Rushing to the oil-trade precipice

Rushing to the oil-trade precipice

Prime Minister Modi bringing up “Balochistan” during his August 15 address was criticised, especially since he omitted to mention the ongoing crisis in Kashmir. While the validity of criticism of omission may hold good, mentioning Balochistan could be a calculated move to reverse India’s traditional passivity against Pakistan’s ‘aggressive India’ policy.

India turning a spotlight on Balochistan has the possible disadvantage of Pakistan telling the international community that it confirms India’s hand in fomenting unrest in Balochistan.
Whether true or not, it heightens Pakistan’s fears of being reduced to a minuscule size if Balochistan, comprising around 40% of Pakistan’s present land area, is separated like East Pakistan was in 1971. Further, bringing Balochistan into the picture might change the decades-long India-Pakistan bilateral Kashmir dispute to international intervention, to Pakistan’s advantage.

It also adds to China’s discomfiture as its access to Gwadar port through Balochistan could be compromised. But there are possible strategic advantages for India which, however, call
for careful and calibrated planning to work for our long-term advantage.

Noting that the China-built Gwadar port is on Pakistan’s Bal-ochistan coast, India’s strategy should take into account the inc-reasing India-China friction due to New Delhi’s lurch into the US embrace for military purchases, economics and foreign policy.

Also there is the possibility of China and Pakistan opening up two formal or informal conflict fronts for India, with the shot-in-the-dark guess that it may suit China to enter into military conflict with India to divert its public attention from growingly unmanageable internal dissensions and conflicts.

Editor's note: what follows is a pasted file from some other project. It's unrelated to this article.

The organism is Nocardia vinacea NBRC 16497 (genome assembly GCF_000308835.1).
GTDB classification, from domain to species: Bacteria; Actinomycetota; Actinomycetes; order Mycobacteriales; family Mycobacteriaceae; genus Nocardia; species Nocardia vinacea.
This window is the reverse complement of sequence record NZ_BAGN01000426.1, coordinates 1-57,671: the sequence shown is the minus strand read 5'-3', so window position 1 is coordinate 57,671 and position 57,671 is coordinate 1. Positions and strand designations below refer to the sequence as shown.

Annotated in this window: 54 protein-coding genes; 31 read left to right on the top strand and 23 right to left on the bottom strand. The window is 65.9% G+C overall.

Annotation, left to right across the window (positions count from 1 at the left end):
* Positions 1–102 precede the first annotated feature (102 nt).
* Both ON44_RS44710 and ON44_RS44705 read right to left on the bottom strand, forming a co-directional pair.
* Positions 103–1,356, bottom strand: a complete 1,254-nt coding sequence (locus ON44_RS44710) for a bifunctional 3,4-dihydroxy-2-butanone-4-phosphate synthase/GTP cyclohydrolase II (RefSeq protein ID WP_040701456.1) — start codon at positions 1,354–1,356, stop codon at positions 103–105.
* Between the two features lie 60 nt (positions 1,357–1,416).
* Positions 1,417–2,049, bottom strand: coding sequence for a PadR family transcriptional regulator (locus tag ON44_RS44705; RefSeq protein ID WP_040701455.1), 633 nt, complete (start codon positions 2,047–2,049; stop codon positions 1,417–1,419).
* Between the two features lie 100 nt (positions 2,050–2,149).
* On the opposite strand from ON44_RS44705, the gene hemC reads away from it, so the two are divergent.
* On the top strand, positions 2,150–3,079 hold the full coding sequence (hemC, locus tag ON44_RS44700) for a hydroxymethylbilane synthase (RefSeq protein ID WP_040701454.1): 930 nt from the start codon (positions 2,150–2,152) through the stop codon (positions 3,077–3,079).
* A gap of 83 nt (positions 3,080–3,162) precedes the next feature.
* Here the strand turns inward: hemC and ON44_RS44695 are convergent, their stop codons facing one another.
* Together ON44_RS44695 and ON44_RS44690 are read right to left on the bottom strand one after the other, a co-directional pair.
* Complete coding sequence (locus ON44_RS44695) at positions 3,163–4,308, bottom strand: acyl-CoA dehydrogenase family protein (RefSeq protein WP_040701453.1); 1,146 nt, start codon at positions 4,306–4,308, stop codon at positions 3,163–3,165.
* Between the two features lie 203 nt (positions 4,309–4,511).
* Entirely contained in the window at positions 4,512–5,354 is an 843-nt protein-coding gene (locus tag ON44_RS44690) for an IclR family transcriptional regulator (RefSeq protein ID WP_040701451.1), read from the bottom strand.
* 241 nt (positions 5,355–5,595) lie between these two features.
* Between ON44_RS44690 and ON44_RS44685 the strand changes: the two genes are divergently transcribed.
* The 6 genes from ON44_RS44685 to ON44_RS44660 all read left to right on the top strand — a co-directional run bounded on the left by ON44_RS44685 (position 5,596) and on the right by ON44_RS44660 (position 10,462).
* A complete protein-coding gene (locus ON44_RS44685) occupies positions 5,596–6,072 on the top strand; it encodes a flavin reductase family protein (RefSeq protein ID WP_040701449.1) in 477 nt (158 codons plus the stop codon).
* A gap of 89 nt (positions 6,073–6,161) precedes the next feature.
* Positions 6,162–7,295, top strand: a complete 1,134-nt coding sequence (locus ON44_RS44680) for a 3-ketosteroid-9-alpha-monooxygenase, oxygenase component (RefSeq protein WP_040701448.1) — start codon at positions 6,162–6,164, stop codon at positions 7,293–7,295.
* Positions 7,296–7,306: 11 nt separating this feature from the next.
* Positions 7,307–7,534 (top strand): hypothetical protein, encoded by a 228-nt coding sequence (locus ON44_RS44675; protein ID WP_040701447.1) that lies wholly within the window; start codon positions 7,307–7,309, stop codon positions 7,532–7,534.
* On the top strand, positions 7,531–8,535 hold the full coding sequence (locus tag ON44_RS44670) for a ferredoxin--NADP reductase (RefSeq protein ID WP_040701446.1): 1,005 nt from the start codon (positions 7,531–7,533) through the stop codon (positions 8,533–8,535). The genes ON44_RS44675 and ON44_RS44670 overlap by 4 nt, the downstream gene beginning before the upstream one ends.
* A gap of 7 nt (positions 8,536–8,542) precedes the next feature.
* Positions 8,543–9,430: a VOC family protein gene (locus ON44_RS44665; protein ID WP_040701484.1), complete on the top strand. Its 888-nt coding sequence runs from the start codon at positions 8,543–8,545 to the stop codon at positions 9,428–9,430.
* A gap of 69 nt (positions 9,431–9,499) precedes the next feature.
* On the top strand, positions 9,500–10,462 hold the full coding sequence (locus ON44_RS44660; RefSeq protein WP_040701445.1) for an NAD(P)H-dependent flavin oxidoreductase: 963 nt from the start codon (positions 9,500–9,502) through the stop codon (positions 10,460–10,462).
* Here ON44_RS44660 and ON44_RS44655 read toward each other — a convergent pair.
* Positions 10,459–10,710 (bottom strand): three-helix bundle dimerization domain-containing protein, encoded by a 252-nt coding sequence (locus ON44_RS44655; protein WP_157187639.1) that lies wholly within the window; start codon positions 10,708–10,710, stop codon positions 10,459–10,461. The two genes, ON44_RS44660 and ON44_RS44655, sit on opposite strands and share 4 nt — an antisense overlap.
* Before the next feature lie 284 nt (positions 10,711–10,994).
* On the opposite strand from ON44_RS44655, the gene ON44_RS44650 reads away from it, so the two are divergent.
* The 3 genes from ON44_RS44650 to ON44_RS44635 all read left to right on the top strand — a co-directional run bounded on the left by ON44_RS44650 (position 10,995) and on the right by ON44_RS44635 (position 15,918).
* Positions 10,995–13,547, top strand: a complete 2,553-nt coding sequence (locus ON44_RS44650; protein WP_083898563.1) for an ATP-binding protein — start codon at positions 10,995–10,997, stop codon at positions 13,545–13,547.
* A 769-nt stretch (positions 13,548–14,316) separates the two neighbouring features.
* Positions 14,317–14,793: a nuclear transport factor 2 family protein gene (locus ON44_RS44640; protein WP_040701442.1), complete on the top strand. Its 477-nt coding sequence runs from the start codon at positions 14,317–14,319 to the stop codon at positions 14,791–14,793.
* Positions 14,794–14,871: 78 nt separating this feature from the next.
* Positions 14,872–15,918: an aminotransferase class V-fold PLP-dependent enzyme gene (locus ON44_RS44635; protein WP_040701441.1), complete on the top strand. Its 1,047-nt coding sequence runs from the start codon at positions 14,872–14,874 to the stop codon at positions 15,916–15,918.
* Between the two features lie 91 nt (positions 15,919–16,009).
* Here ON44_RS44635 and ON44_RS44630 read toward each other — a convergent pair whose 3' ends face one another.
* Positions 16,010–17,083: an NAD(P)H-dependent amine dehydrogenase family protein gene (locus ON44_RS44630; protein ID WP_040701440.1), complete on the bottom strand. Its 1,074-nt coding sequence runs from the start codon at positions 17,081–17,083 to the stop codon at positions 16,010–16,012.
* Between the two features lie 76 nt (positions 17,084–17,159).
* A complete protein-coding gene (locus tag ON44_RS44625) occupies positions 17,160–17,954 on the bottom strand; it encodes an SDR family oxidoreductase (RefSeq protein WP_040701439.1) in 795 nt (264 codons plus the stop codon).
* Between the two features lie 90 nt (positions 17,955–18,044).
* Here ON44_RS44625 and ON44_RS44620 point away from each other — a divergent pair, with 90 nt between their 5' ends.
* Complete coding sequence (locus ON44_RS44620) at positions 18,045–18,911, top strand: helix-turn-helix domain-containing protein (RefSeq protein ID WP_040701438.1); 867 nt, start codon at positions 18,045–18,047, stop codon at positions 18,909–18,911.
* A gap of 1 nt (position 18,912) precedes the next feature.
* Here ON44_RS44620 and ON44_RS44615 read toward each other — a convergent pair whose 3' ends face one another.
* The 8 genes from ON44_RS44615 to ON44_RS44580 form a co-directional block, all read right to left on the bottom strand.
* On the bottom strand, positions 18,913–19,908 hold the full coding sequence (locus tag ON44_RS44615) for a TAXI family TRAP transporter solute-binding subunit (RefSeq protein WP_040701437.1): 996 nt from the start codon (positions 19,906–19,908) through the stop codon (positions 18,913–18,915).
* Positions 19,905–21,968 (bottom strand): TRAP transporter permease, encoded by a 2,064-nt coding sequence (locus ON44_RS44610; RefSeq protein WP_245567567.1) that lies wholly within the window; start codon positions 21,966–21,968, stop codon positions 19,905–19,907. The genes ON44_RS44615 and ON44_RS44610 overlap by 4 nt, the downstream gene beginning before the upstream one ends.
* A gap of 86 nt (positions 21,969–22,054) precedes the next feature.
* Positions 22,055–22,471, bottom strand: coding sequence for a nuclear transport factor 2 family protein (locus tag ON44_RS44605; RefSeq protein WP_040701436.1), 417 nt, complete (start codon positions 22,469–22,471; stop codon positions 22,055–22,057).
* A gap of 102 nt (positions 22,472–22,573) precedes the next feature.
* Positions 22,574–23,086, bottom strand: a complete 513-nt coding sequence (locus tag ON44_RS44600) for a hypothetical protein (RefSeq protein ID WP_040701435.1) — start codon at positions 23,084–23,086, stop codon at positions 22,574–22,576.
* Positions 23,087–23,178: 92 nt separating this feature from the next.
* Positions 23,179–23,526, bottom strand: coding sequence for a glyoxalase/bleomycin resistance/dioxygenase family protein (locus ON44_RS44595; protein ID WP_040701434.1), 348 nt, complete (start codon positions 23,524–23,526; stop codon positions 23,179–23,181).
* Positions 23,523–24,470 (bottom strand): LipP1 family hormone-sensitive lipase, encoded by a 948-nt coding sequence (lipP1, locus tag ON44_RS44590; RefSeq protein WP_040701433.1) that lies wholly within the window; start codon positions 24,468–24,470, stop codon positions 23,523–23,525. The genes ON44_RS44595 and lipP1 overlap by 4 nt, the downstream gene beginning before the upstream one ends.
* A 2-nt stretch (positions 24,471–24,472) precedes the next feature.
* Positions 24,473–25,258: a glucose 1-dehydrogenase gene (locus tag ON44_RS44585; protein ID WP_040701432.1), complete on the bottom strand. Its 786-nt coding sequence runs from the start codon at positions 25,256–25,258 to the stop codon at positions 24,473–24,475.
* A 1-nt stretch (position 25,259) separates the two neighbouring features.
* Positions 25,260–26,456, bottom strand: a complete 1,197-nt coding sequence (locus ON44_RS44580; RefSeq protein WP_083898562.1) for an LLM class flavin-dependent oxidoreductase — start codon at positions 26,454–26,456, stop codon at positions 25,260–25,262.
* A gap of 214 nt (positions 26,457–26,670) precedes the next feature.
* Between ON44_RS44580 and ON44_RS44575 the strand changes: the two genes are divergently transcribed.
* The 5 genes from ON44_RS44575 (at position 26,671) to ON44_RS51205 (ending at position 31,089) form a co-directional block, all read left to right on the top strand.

India hastening to sign LEMOA (Logistic Exchange Memorandum of Agreement) with the US relates to New Delhi gaining logistic access to US-controlled military stations in the Arabian Sea and reciprocally providing Washington access to Indian military stations, a politically charged domestic issue.

However, the US is unhappy with India’s closer ties with Iran, especially the India-built Chabahar port, which is a mere 72-km west of Gwadar, providing closer watch over the Persian Gulf.

Thus, India bringing Balochistan into the equation is a strategic move to counter Chinese influence in the Arabian Sea. It will enhance India’s oil security, opening trade routes for India from Chabahar to the Caspian Sea ports, into Russia and Euro-pe, for central Asian oil and
gas  via the International North-South Transport Corridor. Thus, India’s “Balochistan initiative” is in furtherance of its strategy of oil-and-trade security.

China’s “inner” string-of-pea-rls vis-á-vis India (Myanmar-Sri Lanka-Gwadar), its “outer” str-ing-of-pearls (from Chongjin in North Korea to Hambantota in Sri Lanka to Luanda in Angola), its land route to Gwadar, and the China-Pakistan Economic Corridor, enhance its presence in the Arabian Sea and Indian Ocean, and divert international pressure in the South China Sea. This is all about securing oil sou-rces and opening trade routes into Central Asia and Europe.

Failed policy
The strategic manoeuvring by India and China are directed at their oil-and-trade security. They are based upon the holy grail of economic growth centred on industrialisation and consum-erism, with utter neglect (especially in India) of people-related social and economic issues.

The international community has been pursuing neo-liberal economic growth in a race towards a social-economic-environment-ecology precipice, unmindful or ignorant of the twin triggers of the so-called “twilight of the oil age” and GW-CC (global warming & climate change). When this double-barrelled gun fires, it can pull out the rug from under the present oil-and-trade, economic growth-based strategies adopted by all countries.

Indeed, viewing countries as growth-economies rather than the reality of poor-majority, inequality-affected nations plag-ued by conflict-migration and environment-migration, would possibly undergo change, as seriously lowered oil availability and transportation levels slash international trade and impinge on daily life across continents.

Add the imponderables of RMB-Ruble-initiated collapse of the dollar-based international financial system, and nuclear winter following nuclear conflict as possible “collapse scenarios,” and the world’s future is bleak.

An international people’s demand for war (conventional, nuclear, biological, chemical
or cyber), together with wider political realisation of the rapidly advancing GWCC, could be a viable brake to the mindlessly competitive, relentless, lemming-like rush towards the brink of the precipice.

(The writer, a retired Major General, is with People's Union for Civil Liberties)

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